• Quick release of binaries for emergency fixes. While this would be highly useful for other reasons (and we’re exploring this possibility for CI infrastructure), we’ve been sufficiently successful at making Namecoin Core build reliably from source that the mining pools usually build Namecoin Core themselves. At the time of the 2014 outage, Namecoin was a pain in the rear to build and a lot of mining pools were using our binaries. Not a problem anymore.
  • Adopt support for Matt Corallo’s decentralized pooled mining protocol. While this would have substantial benefits in terms of both total hashrate and hashrate diversity, the problem at the root of this issue is a matter of (1) effective communication with miners and (2) attentive miners, both of which are made mildly worse by a more diverse hashrate distribution. We do intend to pursue this as a long-term goal (it’s a hardfork, meaning that adopting it is a major bother), and we think it’s highly important for Namecoin to improve in this area, even though a more diverse hashrate is less effective for communication and attentiveness.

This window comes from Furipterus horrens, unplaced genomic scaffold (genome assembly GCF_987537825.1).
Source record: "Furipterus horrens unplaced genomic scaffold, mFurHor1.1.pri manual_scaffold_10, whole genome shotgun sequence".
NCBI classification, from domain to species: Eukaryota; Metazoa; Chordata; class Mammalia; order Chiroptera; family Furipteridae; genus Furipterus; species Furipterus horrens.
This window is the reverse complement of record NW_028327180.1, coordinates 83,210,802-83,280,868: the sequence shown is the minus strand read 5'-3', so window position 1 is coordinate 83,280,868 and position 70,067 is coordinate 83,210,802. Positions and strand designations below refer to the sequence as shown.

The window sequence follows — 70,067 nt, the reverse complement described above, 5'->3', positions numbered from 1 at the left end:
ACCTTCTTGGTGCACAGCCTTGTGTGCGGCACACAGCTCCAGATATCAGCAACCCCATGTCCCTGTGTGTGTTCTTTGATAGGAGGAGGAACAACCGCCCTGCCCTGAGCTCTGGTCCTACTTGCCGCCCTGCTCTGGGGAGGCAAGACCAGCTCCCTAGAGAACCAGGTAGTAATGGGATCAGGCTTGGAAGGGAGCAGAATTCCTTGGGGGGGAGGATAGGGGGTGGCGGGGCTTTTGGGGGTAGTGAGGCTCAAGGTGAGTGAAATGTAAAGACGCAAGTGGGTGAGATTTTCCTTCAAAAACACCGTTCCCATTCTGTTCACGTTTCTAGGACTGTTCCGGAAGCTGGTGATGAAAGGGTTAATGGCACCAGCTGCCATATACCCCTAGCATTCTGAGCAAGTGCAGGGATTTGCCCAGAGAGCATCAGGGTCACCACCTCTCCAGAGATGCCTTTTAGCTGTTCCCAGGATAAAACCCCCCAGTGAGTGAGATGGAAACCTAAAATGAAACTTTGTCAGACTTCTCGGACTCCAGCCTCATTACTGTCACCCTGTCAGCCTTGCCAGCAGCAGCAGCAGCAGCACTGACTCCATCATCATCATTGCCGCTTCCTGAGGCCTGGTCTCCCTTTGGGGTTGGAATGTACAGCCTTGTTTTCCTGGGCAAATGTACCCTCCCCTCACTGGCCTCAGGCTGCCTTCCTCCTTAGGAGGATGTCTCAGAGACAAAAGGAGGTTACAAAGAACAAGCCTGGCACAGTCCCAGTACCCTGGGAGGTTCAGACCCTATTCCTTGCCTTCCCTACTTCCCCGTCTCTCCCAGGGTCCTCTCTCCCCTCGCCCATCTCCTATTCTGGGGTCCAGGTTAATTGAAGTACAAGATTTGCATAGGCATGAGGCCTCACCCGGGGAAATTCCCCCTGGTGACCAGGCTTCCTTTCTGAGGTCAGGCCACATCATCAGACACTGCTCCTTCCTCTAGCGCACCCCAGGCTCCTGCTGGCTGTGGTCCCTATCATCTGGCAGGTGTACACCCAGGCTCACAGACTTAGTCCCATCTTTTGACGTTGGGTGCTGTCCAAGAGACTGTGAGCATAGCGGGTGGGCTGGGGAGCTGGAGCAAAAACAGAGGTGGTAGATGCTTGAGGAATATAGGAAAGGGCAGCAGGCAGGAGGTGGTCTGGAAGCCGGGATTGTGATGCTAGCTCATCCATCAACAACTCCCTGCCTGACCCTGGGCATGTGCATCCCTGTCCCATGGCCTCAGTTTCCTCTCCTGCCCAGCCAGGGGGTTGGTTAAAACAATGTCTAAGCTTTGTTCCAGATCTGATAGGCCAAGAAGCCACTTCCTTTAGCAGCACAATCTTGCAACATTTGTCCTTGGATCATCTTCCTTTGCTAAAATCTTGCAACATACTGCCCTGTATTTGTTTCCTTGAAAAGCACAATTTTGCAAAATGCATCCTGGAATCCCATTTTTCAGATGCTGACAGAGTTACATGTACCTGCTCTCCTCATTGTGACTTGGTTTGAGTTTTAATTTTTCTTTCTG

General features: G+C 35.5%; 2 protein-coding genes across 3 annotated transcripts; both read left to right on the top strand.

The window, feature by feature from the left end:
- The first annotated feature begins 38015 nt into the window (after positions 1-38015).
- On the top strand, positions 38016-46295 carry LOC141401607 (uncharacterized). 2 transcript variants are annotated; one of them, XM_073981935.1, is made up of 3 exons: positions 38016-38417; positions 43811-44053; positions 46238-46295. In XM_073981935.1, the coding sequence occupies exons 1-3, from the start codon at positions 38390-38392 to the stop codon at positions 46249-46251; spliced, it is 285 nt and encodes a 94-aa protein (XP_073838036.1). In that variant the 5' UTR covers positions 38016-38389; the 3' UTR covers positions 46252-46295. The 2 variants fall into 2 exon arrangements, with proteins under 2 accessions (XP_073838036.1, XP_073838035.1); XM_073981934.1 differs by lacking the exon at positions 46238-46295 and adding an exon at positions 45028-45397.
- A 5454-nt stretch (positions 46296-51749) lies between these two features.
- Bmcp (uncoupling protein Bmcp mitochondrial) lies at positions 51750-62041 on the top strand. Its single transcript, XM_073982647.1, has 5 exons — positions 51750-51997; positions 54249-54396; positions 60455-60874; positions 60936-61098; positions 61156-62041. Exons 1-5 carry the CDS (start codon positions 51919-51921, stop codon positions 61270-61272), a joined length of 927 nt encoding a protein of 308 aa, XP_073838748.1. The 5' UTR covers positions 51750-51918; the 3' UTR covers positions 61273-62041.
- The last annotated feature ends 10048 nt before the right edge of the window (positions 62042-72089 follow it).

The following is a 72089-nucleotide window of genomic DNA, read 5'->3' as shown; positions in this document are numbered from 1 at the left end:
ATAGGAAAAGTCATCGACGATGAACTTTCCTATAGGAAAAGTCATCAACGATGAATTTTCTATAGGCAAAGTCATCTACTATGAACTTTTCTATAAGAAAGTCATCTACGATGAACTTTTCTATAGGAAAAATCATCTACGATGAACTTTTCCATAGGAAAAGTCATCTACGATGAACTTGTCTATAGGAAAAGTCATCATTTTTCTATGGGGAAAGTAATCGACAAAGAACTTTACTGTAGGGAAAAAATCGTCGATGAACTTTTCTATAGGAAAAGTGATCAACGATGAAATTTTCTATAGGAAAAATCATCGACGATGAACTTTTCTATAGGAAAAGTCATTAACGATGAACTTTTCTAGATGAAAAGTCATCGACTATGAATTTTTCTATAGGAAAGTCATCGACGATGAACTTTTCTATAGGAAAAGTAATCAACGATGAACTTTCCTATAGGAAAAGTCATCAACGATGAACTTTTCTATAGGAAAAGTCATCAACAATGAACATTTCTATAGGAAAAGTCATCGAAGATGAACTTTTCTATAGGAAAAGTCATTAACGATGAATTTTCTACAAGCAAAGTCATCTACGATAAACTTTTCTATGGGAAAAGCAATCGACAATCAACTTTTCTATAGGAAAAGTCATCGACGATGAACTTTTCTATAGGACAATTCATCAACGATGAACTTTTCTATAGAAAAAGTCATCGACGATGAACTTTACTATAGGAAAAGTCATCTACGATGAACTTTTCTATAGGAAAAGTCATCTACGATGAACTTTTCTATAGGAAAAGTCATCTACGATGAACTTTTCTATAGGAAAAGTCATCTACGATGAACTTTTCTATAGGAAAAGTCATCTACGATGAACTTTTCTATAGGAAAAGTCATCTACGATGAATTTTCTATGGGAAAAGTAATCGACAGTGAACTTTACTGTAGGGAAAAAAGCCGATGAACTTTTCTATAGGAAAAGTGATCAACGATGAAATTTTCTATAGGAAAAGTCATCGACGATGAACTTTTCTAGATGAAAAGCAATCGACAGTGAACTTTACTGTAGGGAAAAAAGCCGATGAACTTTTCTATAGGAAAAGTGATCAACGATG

• Contingency plans for developers who are busy with external obligations. Although more redundancy is always helpful, we currently have some developers who have sufficient funding for Namecoin to be their primary project. This was not the case in 2014, when our primary responders were dealing with unrelated business trips or school coursework. As a result, response to critical issues is substantially more reliable now than it was 4 years ago. Don’t get me wrong, we still need more developers, and we still would benefit from more funding – but things are clearly moving in the right direction.


The following people helped respond to the outage:

  • Cassini
  • Jeremy Rand
  • Daniel Kraft
  • Yihao Peng (BTC.COM)
  • crackfoo (zpool)
  • Wang Chun (F2Pool)
  • Redblade7
  • Luke Dashjr